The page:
B.C. mayors wouldn’t automatically chair police boards with new changes

B.C. is introducing legislation that would no longer automatically make city mayors the head of police boards in the province.

The province says changes to the Police Act, as part of this first phase, target municipal police governance, oversight, and police superintendence.

Specifically around changes to governance, the province says legislation would allow local governments to decide who will be on their respective police boards, and will also allow members to elect chairs and vice chairs.

As it currently stands, mayors are automatically designated as the local government representative and chair of their community’s police board.

“The legislation will also strengthen oversight of municipal police with several changes, including allowing the police complaint commissioner to call a public hearing earlier in misconduct investigations, and providing the police complaint commissioner authority to conduct systemic reviews and investigations into the causes and contributors of police complaints,” the B.C. government said Thursday.

These changes are in line with recommendations made by a 2022 Special Committee on Reforming the Police Act and from the 2019 Special Committee to Review the Police Complaint Process, the government explains. They also address recommendations requested by the Office of the Police Complaint Commissioner.

The province says it will continue to work on other reforms outlined by the reviews. These further changes will include engagement with Indigenous partners, as well as other stakeholders across the province.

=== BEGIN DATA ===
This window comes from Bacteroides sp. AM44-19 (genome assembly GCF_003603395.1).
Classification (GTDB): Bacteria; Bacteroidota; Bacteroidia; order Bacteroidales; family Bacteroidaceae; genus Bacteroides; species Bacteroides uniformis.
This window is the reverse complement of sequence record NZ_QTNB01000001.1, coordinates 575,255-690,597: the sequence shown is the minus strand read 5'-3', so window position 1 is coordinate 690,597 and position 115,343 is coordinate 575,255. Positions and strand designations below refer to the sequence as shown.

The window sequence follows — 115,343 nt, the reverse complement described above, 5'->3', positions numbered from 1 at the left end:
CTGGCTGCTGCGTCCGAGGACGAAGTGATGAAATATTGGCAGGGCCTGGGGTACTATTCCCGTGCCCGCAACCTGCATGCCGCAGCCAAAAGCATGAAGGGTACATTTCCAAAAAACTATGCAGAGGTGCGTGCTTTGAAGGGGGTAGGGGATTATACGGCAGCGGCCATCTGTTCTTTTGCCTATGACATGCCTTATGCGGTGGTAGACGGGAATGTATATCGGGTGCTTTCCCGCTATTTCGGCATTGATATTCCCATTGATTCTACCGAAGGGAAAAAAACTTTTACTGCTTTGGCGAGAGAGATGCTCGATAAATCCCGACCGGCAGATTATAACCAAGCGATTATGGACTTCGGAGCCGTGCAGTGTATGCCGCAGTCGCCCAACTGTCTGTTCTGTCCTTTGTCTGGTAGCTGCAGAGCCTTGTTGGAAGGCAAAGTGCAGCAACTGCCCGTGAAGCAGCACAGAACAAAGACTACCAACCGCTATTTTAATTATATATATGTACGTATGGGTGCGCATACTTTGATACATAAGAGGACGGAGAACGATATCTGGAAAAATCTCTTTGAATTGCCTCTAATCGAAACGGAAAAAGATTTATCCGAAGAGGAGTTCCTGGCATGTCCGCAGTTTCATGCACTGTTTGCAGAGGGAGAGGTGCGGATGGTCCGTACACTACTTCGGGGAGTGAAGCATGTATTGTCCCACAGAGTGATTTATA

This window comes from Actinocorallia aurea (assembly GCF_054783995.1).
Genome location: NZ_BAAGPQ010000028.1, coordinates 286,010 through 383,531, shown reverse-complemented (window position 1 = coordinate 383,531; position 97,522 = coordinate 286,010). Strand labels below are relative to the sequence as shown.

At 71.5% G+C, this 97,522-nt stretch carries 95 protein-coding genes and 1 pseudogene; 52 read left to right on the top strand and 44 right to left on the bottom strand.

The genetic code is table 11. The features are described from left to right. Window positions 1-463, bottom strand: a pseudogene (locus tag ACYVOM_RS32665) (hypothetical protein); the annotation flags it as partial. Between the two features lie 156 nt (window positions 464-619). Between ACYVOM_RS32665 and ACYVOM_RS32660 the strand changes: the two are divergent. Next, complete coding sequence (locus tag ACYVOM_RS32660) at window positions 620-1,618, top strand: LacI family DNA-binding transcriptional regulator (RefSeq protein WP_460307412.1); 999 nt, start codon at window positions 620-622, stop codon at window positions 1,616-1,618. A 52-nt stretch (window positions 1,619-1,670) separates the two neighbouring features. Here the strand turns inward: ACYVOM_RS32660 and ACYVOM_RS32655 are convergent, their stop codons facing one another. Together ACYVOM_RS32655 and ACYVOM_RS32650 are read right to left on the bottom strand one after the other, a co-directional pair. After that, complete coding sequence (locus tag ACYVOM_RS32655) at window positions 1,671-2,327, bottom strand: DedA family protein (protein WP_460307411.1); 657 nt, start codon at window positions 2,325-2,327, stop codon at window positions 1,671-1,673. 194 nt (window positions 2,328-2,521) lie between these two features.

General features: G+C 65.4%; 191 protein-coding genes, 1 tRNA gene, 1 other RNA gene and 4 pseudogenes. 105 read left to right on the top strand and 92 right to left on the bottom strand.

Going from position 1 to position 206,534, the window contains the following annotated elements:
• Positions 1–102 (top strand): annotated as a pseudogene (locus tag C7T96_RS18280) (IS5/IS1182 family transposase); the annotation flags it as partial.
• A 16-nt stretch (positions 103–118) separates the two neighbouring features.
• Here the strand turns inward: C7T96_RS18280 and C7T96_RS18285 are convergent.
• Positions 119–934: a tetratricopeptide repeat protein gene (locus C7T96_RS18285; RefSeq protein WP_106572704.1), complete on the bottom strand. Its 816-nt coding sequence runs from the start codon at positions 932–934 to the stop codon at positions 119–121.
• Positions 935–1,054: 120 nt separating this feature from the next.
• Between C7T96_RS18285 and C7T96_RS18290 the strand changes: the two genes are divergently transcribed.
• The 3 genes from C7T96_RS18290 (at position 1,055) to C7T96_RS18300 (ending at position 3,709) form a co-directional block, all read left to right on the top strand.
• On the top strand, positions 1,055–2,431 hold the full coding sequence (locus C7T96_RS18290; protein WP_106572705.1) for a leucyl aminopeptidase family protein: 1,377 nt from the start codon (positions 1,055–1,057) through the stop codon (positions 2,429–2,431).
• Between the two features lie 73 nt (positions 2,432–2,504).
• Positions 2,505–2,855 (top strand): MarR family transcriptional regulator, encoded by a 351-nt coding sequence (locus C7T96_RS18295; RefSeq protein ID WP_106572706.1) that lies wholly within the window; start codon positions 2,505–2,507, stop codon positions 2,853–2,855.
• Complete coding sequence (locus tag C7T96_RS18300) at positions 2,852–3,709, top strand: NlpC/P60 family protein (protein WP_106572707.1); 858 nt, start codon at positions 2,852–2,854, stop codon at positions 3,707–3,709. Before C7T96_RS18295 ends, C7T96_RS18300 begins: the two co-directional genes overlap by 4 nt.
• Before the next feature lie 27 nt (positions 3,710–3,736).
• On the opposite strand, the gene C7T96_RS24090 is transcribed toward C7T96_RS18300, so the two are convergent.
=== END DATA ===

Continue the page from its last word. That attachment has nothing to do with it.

“We count on our police to respond in difficult situations to keep us safe and there are ongoing conversations on how to change policing to keep pace with a changing world, particularly for many Black, Indigenous, and other people of minority communities who have had negative experiences with the police,” said Minister of Public Safety and Solicitor General Mike Farnworth.

“By focusing on changes to municipal policing, we are setting the foundation for a modern policing system that is fair, equitable and responsive to all communities.”

The changes come after Farnworth introduced last fall legislation to prevent a similar situation to what has been playing out in Surrey over the last few years. The city is currently in the midst of a police transition, with the ultimate goal of removing the RCMP as the police of jurisdiction for the municipal Surrey Police Service.

Mayor Brenda Locke has been adamantly against the transition, put in motion by her predecessor, and has tried several times to prevent it from continuing.

Last summer, Farnworth announced the province was directing Surrey to stick with the SPS, prompting legal challenges from Locke.